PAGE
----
The production of texts that report laws or discuss the Practice of Law.
Originally limited to printed materials, legal publishing now encompasses electronic media as well, with most legal publications becoming available online or in CD-ROM format.
The first collections of American laws were published during the seventeenth and eighteenth centuries. Printing presses allowed laws to be printed on a regular basis. Colonists relied on English Law as Common Law, so local laws were not reported until after the American Revolution. Once the colonies gained independence and formed the United States, the number of lawyers grew, along with the need for a printed record of U.S. laws.
The original case reporters were published by individuals without the support of the government. In 1841, Georgia was the first state government to require its judges to write out their decisions. The clerk of the court would send the decisions to the governor, who had the decisions printed and distributed to all of the judges in the state.
During the late nineteenth century, John B. West started the National Reporter System. West's Syllabi contained the full text of decisions of the Supreme Court of Minnesota. The publication was enlarged to include decisions of Wisconsin and eventually became the Northwestern Reporter. West's company soon expanded to cover decisions across the country. The company took responsibility for making sure that the reports were accurate. It included headnotes for each case, summarizing the issues of law that were discussed in the decision. The decisions were published in parts that were later reprinted in hardbound volumes. Using these "advance sheets" allowed decisions to be reported more quickly.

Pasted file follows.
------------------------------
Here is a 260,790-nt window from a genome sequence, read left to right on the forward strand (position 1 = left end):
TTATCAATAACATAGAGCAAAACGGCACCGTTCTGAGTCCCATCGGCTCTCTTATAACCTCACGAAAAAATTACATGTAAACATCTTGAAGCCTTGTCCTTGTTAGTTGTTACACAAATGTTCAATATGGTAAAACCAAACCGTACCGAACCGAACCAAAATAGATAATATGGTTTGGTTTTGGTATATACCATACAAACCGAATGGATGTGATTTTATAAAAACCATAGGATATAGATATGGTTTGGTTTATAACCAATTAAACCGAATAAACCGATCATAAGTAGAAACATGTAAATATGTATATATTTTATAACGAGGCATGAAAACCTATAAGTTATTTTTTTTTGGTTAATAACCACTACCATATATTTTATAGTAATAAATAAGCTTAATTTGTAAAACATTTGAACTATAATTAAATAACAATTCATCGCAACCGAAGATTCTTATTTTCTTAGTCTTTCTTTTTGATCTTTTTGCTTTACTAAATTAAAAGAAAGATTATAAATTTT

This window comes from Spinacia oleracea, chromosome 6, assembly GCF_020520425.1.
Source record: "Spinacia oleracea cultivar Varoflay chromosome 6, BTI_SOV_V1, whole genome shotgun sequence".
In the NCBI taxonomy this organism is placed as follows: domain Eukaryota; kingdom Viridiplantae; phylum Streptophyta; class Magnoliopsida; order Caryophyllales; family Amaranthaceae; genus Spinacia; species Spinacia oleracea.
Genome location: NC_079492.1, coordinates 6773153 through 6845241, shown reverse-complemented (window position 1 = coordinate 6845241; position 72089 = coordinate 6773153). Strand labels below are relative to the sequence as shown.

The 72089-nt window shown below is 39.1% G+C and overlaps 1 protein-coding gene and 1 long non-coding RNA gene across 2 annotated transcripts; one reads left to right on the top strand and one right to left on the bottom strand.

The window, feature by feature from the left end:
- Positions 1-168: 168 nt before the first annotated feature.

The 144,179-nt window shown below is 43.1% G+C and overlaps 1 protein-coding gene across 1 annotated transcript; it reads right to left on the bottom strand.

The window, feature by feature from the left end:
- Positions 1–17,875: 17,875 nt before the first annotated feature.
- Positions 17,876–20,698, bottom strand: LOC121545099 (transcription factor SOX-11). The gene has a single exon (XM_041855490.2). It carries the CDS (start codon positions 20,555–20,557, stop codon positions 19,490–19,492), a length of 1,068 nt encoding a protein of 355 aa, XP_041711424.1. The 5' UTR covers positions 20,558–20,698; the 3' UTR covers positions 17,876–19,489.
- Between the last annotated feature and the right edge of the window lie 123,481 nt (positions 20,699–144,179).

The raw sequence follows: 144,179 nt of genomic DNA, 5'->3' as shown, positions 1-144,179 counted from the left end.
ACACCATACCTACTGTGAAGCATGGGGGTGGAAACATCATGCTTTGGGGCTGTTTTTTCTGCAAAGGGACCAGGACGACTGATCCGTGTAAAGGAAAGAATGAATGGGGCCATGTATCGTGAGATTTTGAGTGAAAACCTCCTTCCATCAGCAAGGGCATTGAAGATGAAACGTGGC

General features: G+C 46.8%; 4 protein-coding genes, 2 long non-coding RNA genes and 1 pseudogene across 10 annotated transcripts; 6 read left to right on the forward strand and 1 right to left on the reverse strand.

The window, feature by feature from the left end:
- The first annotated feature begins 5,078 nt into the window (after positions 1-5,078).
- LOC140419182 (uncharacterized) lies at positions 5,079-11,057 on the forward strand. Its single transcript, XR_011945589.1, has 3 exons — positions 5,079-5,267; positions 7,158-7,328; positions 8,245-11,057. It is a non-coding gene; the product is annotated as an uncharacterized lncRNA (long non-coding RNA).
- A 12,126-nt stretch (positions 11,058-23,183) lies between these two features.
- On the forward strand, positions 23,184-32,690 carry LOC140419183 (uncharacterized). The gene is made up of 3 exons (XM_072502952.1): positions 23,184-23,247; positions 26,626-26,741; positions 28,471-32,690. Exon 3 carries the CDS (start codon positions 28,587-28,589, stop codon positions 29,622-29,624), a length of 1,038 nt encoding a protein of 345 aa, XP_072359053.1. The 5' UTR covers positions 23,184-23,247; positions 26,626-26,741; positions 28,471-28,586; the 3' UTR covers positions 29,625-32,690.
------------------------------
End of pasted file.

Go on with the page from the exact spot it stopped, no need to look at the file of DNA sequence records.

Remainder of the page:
Other publishers that began reporting decisions in the 1800s included Matthew Bender and Company, Bancroft-Whitney Company, and the Lawyers Cooperative Publishing Company. Lawyers Cooperative Publishing printed selected decisions. Each year, it also printed a volume that reported where original decisions were cited in current decisions.
Federal decisions began to be reported in a regular and complete form in the late 1800s. The first volume of American Law Reports was printed in 1919 by the Edward Thompson and Lawyers Cooperative Publishing Companies.
With so many decisions being reported, it became difficult to determine the status of a case. Lawyers needed to know whether a case had been overruled or modified. Typically, they would mark any modifications to a decision in the margins of their reporters. In 1875, Frank S. Shepard published the Illinois Annotations. This was a series of sheets that could be cut out and pasted in the margins of the book that reported a case. The sticker format was dropped in 1900, and the citator took on its current tabular format. Originally covering only cases, Shepard's citator was expanded to include citations to the Constitution, statutes, and court rules.
The publication of statutes followed a history similar to that of cases. Individual states printed their own statutes beginning at the end of the eighteenth century. The first commercial effort to publish federal laws occurred in 1902. In 1924, Congress authorized the publication of the U.S. Code. West Publishing Company and the Edward Thompson Company were hired to assist with the publication. Federal law was divided into individual titles. Today, statutes are first published as unedited, uncollated statutes called "slip laws." At the end of each session, the statutes are gathered into the U.S. Code.
Little, Brown and Company was the first to publish books specifically for students. In 1871, Little, Brown started publishing casebooks for students. Casebooks present leading cases in a particular area of law, with accompanying discussion of the law. In 1880, 11 titles were available.